Luch Jonceski, the faithful House of Representatives chamber attendant you will sometimes glimpse in Question Time ferrying notes and glasses of water, was — like Maria — here the day the building opened.
Before that, he worked as a labourer on the construction site of the building itself. These are the people of whom we went in search when we set out to make The House.
In this era of suspicion, I was surprised to find how many of those workers closest to the process still hold it in high esteem even as national disaffection with politics mounts.
No ghosts to speak of, yet
Parliament House, now 29 years old, is gradually acquiring the patina of political events. This sort of thing takes time.
As Tony Abbott told me during a very enjoyable and at times fabulously indiscreet interview in the Members' Dining Room: "But Annabel, unlike the old Parliament where those who trod the boards have passed into history, every Prime Minister who served in this Parliament is still with us. They're living figures, not historical figures.
"So this building, as yet, lacks that sense of history, lacks that presence of ghosts feel which I think the Old Parliament House definitely has."
It should be acknowledged that Mr Abbott, who presently ranks somewhere in the top one of the nation's "Unkillable Former PMs" chart, accompanied this remark with a grin.
It is true, though — the unusually high political mortality rate of prime ministers in the last decade has not quite produced the political ghosts we might otherwise expect.
The prime minister's suite — a fabulous office panelled thickly in Huon Pine — has now entertained seven occupants. It was, like every significant room in the place, designed to within an inch of its life, but few of its occupants have resisted the temptation to improve upon the decor.
John Howard's trenchant insistence on Chesterfields and the Menzies desk are probably the best-known offence against the suite's design integrity.
But the current occupant has meddled significantly too, dragging in a large table one of his advisers found in the Parliamentary Library, and insisting on a stand-up desk.
Malcolm Turnbull's fondness for working on his feet — "Sitting is the new smoking!" he announced brightly when we visited him — is highly contagious, and the fabrics staff underground will tell you that stand-up desks are now the most-requested item of furniture in the building.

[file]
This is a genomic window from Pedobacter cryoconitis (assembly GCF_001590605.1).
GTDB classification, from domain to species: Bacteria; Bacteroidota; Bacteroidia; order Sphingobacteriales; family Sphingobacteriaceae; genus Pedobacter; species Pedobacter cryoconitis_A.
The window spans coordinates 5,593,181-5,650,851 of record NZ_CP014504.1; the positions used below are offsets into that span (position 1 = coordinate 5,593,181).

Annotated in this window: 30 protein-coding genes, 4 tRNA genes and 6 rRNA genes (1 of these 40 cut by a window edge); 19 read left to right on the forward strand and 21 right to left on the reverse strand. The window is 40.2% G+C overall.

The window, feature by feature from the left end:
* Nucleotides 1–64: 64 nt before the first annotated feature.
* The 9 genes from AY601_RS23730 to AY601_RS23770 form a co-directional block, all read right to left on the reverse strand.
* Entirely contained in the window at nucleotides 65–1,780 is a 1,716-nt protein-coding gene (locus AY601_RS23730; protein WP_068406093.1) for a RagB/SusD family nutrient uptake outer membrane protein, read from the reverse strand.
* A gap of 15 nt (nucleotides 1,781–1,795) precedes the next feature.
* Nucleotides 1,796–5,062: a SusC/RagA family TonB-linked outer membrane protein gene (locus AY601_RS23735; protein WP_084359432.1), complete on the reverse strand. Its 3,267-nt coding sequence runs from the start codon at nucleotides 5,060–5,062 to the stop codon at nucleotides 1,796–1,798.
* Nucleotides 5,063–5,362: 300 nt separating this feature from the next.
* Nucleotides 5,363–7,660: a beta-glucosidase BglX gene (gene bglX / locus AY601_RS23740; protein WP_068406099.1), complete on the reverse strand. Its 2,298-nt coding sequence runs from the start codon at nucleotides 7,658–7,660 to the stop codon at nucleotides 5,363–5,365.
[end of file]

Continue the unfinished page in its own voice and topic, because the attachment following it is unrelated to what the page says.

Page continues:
For the original designers of the building, such meddling is frustrating, though they have learnt to deal with it. Ms Berg pointed out diplomatically when we spoke that the Prime Minister's office — like the rest of the building — is not the property of its temporary occupants. What this means, in the contemporary era of high prime ministerial turnover, is that the office is regularly returned to its "factory settings".
"The department does go in at 12:01 after someone moves out," said Ms Berg.
"So when a prime minister disappears, they're ready to go and restore the suite to its proper form."
The human side of legislation
The secrets of the physical building are one thing. But by far the most exciting part of making this series was the opportunity to show Australians a different view of the messy, human, sometimes terribly frustrating way in which contentious new laws are formed.
I have been in the building on countless occasions when the Senate sat late to argue, plead, cajole and agonise over a piece of legislation, but the chance to film it happening in real time was an extraordinary privilege.
The Senate allowed us to film from the attendants' box, which meant we captured not only the goings-on among the senators, but the manic behind-the-scenes activity among attendants corralling amendments as they are drafted and debated, and using the Willy Wonka-esque Lamson Tube, a pneumatic message chute, to ping amendments back to the Senate Table Office.
What you see can be scary; you realise just how random the fate of some Australian legislation is.
But you also see the human face of legislators doing their best to come up with workable compromises; a reminder that — as Churchill said — democracy is the worst form of government apart from all the other kinds.
The House with Annabel Crabb premieres on Tuesday at 8:00pm on ABC and iView.